CoatingsPro Magazine

MAY 2016

CoatingsPro offers an in-depth look at coatings based on case studies, successful business operation, new products, industry news, and the safe and profitable use of coatings and equipment.

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Page 22 of 84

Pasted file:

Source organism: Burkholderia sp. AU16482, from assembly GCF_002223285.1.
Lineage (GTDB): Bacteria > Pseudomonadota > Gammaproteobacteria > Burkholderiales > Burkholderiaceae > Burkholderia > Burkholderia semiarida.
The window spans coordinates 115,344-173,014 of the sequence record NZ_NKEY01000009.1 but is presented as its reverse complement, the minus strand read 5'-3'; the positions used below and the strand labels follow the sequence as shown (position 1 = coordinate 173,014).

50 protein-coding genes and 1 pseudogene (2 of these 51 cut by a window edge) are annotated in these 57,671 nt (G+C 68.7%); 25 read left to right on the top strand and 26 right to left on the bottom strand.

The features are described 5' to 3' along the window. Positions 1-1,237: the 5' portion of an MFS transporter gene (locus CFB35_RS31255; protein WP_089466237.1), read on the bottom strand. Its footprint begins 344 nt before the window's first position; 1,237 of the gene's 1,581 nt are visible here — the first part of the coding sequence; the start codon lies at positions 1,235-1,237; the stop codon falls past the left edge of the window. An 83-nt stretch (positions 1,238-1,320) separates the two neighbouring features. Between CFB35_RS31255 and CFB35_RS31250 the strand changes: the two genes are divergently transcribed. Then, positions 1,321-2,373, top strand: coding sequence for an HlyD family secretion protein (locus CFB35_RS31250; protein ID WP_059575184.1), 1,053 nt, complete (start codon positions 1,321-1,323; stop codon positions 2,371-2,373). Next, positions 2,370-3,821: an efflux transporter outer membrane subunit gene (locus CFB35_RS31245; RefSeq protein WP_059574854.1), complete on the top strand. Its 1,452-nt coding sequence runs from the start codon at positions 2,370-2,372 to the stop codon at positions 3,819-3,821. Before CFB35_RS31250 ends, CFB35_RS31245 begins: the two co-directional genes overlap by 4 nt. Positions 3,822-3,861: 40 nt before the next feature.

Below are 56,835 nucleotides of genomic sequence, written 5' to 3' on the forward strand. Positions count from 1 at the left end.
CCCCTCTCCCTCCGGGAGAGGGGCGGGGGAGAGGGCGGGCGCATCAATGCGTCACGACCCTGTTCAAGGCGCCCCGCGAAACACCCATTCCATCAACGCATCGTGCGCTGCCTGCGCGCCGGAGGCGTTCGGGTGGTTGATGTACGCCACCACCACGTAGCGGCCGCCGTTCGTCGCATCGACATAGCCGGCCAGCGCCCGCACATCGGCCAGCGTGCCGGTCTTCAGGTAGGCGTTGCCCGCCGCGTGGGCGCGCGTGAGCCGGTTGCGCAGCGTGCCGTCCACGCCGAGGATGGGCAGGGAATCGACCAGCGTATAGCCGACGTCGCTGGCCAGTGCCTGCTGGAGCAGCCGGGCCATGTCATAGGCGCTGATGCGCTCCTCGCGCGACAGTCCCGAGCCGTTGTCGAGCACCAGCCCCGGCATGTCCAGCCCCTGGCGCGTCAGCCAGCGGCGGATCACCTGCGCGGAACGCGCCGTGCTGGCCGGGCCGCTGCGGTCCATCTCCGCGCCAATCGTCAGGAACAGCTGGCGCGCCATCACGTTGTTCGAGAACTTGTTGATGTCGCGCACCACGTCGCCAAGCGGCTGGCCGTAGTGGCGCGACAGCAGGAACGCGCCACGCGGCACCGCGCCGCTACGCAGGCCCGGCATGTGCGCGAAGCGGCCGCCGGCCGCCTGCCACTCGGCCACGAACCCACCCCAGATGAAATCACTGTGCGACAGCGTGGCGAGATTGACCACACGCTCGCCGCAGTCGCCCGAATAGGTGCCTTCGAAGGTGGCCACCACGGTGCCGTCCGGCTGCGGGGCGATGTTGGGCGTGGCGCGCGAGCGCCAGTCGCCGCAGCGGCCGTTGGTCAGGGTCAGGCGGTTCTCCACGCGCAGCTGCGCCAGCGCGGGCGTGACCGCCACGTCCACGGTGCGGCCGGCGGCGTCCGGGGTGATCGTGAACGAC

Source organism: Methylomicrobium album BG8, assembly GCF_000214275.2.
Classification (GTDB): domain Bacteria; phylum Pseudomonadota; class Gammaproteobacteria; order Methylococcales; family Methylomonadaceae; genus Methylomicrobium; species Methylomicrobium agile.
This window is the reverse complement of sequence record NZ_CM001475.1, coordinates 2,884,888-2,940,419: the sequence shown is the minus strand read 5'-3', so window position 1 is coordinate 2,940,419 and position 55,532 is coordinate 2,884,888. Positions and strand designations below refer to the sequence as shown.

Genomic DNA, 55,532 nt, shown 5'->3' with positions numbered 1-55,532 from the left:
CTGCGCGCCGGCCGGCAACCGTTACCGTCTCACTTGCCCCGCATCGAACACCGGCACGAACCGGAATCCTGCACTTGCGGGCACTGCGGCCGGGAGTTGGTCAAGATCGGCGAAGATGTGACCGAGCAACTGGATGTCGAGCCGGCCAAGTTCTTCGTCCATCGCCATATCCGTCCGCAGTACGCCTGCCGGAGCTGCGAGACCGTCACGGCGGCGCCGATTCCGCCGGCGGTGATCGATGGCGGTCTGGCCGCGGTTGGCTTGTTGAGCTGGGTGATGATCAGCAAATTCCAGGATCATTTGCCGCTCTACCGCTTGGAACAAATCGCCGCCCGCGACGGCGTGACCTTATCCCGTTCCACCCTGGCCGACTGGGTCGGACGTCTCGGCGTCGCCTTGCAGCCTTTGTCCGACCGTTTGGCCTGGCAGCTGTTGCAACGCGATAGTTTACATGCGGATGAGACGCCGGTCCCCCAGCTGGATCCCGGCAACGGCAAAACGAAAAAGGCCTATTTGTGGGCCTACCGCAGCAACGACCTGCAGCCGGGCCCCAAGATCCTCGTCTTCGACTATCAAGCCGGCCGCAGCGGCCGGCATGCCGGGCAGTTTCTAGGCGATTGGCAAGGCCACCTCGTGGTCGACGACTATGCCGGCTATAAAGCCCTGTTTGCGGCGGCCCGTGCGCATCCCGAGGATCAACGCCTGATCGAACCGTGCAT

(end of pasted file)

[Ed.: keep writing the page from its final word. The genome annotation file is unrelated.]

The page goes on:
22 MAY 2016 COATINGSPROMAG.COM Recommended Thickness of FBE Coating Q: I have a client who requires the thickness of a fusion-bonded epoxy (FBE) coating to be minimum 250 µm (9.8 mils) and maximum 300 µm (11.8 mils). If I apply more than a 300 µm (11.8 mils) thickness, what would the efect be? A: We apply FBE on a daily basis. FBE applied to 250 µm (9.8 mils) is a single layer coating process applied on preheated surfaces. Based on my experience, application of FBE up to 700–800 µm (27.6–31.5 mils) has little to no noticeable efects other than powder consumption (depending on your specifc application). Tat said, I recommend you contact the powder manufacturer for consult for his recom- mendations for maximum allowable dry flm thickness (DFT). Ten ask your client to specify the critical areas where a thickness of 300 µm (11.8 mils) must not be exceeded, and ask him to compromise everywhere else based on the powder manufacturer's maximum DFT recommendations. A: W hat is the item being applied with FBE? Is it pipe or other irregular shapes, such as bends? W hat is the application method? Mechanized/automatic (e.g., on line pipe), or hand-fock sprayed, such as bends? You haven't advised what statis- tical spread of DFT readings is greater than 300 µm (11.8 mils). Has the appli- cator conducted tests to demonstrate that the properties of the FBE in the 300 µm+ (11.8+ mils) areas are the same as those areas that comply with the specifcation? Apart from wasting FBE powder material and adding to the cost for your supplier, does the excess DFT really matter? A ll these things must be consid- ered by the applicator before a conclusion can be drawn. A: For most applications, a maximum of 300 µm (11.8 mils) is too strict. Te only downside to having FBE too thick is that it is more susceptible to cracking. In my experi- ence in North America with the leading powder manufacturers, FBE up to 500 µm (19.7 mils) can meet bending of 2.5 °/PD at -30° C (-22° F). Many specif- cations here even allow more than 500 µm (19.7 mils), but pipe with that thick- ness must be labelled "do not bend " so that they are not cold bent in the feld. If the FBE is not going on a pipe, but some ftting, I don't really see a maximum other than what can be cured according to the manufacturer. A: I just wanted to add that FBE is often used over reinforcing steel that w ill be encased in concrete for bridge decks. In my experience, 250 to 300 µm (9.8 –11.8 mils) is a ty pical range when comply ing w ith coating specifications designed for this pur pose. T he tight tolerance is achievable (still not easy) using automated application equipment. T he upper thickness limitation is important in this instance in order to pass "pull-out" test requirements (pulling coated rebar out of cured concrete samples). It is fairly common practice to " bor row" par ts of a specif ication (such as acceptable DFT range) and apply them to another specif ication when the coating t y pe and substrate are the same. Tis may explain why you have come across such a tight acceptable DFT range. Tat said, I agree with other commenters in that you check with the manufacturer for maximum DFT allow- ances and then discuss your fndings with your customer. Difference Between Painting and Coating Q: W hat is the diference between painting and coating? A: Tere are lots of diferent ways to look at this. Te terms are often used interchangeably, but some people attach specifc meanings. "Painting" is the most generic, but some people refer to it specifcally for decorative uses. Many people use painting to ®The DOW Diamond Logo is a trademark of The Dow Chemical Company © 2016 Learn how we can tailor a solution for even the most aggressive conditions. Protect Your Assets for the Long Haul Extending the life of your pipes, tanks, reservoirs and other infrastructure will pay big dividends down the road. From fexible elastomers to high-hardness, chemically resistant coatings, our polyurethane solutions can be applied to concrete, steel or other substrates to provide durable, long-lasting protection that pays. Wr i te in Re ad e r In q u ir y #352

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